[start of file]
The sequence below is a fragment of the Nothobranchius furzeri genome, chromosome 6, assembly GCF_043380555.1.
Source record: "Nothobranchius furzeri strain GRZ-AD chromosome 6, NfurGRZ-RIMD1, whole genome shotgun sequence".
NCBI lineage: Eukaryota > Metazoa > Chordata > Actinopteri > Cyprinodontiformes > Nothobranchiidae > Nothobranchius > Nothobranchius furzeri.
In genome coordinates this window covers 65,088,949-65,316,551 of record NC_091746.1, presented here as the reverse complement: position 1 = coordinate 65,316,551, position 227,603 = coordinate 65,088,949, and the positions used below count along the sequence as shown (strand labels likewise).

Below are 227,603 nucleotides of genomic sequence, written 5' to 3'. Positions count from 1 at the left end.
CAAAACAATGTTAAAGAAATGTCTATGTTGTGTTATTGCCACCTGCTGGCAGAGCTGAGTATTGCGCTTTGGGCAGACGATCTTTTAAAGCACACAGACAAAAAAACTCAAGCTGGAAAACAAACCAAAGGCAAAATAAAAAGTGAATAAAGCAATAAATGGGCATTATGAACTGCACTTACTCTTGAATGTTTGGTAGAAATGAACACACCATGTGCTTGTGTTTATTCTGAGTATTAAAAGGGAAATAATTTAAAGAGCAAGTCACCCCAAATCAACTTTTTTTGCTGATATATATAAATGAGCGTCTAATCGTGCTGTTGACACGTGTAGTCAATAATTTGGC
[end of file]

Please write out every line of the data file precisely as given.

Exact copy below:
The sequence below is a fragment of the Nothobranchius furzeri genome, chromosome 6, assembly GCF_043380555.1.
Source record: "Nothobranchius furzeri strain GRZ-AD chromosome 6, NfurGRZ-RIMD1, whole genome shotgun sequence".
NCBI lineage: Eukaryota > Metazoa > Chordata > Actinopteri > Cyprinodontiformes > Nothobranchiidae > Nothobranchius > Nothobranchius furzeri.
In genome coordinates this window covers 65,088,949-65,316,551 of record NC_091746.1, presented here as the reverse complement: position 1 = coordinate 65,316,551, position 227,603 = coordinate 65,088,949, and the positions used below count along the sequence as shown (strand labels likewise).

Below are 227,603 nucleotides of genomic sequence, written 5' to 3'. Positions count from 1 at the left end.
CAAAACAATGTTAAAGAAATGTCTATGTTGTGTTATTGCCACCTGCTGGCAGAGCTGAGTATTGCGCTTTGGGCAGACGATCTTTTAAAGCACACAGACAAAAAAACTCAAGCTGGAAAACAAACCAAAGGCAAAATAAAAAGTGAATAAAGCAATAAATGGGCATTATGAACTGCACTTACTCTTGAATGTTTGGTAGAAATGAACACACCATGTGCTTGTGTTTATTCTGAGTATTAAAAGGGAAATAATTTAAAGAGCAAGTCACCCCAAATCAACTTTTTTTGCTGATATATATAAATGAGCGTCTAATCGTGCTGTTGACACGTGTAGTCAATAATTTGGC